The Benefits of Nettles in a Garden and Their Uses

Stinging Nettles tend to have a pretty poor reputation, but they can be beneficial to a gardener is so many ways. Read on before you pull them out and throw them away. I have put together some great ways to use them to benefit your garden. You can also make your own herbal tea. I have included a recipe in the post.

A plant that stings you is never going to be a popular plant for the garden. Nettles, if left unchecked, can become a problem for any gardener since they are quite invasive and rapid growing. Simply pulling and removing nettles from a garden might be the knee jerk reaction from any gardener. However, despite their stinging properties and overall weed-like appearance, the pros of having nettles nearby, far outweighs their painful, rash inducing touch and annoyance inducing reaction.

Of course, that isn’t to say I am encouraging you to allow nettles to take over your entire patch. But perhaps, instead, allowing nettles to have their own space to grow in the garden will make them seem like any other beneficial plant or herb you currently grow voluntarily.

Ways to Use Nettles that Benefit You and Your Garden

Nettles can be so beneficial to the garden and have many practical uses, that can save you money, encourage wildlife and therefore improve your garden greatly.

Make Your Own Liquid Nettle Plant Feed

Nettles are rich in nitrogen, which is one of the most important nutrients that plants need to thrive.

Close up photograph of stinging nettles.

How to Make Liquid Nettle Plant Food

Rather than buying nitrogen feeds from the garden centre, you can make your own plant food using nettles.

  1. Take a large container and place as many harvested nettle plants into it as you can fit.
  2. Weigh the nettles down with something heavy, like large rocks, for instance.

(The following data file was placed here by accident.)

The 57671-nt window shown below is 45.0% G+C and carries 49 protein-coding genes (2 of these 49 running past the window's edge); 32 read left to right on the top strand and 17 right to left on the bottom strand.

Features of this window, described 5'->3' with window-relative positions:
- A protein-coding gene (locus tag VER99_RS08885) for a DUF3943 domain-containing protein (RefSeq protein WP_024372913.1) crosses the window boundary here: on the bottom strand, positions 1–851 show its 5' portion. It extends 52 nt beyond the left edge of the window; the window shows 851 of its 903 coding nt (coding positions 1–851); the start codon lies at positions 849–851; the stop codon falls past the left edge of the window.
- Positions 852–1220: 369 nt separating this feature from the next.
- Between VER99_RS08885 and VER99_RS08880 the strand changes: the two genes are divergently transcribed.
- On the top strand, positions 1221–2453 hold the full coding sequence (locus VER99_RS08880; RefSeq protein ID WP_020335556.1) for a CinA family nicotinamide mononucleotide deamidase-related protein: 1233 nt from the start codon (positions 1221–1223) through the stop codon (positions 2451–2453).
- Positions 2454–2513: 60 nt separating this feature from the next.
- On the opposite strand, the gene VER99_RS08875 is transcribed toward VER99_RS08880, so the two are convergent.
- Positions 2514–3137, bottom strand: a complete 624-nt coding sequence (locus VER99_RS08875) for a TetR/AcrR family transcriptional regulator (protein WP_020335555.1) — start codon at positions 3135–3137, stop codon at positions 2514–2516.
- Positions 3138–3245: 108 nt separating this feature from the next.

3. Cover the nettles with water.
  4. Leave the container alone for a few weeks.

After a few week, you will have a nitrogen rich feed you can use to feed your plants, dilute the feed with water before application (approximately 1 part feed to 10 parts water).

Be aware, this feed STINKS, so don’t keep it close to the house.

Add Nettles to the Compost Heap

Nettles help speed up the composting process.

photograph of a compost heap

Adding Nettles to a Compost Heap

Chop the nettle leaves up and mix them into your compost heap (leave the roots out). Nettle leaves help speed up the composting process making it decompose quicker so you can use it in your garden.

Use Nettles as a Fly Deterrent

Flies don’t like the smell of nettles.

close up of a fly

Use Them as a Fly Deterrent

Flies aren’t keen on the nettle leaves. So, take advantage of this by hanging bunches of stinging nettles in doorways or windows to stop them coming inside. You can mix the bunches with lavender because they hate that too! Just be careful to avoid brushing your head against them and stinging yourself.

Stinging Nettles Attract Beneficial Wildlife

The simple presence of nettles in a garden, will attract a whole array of beneficial bugs.

butterfly sitting on a nettle leaf

Stinging Nettles Attract Ladybirds and Butterflies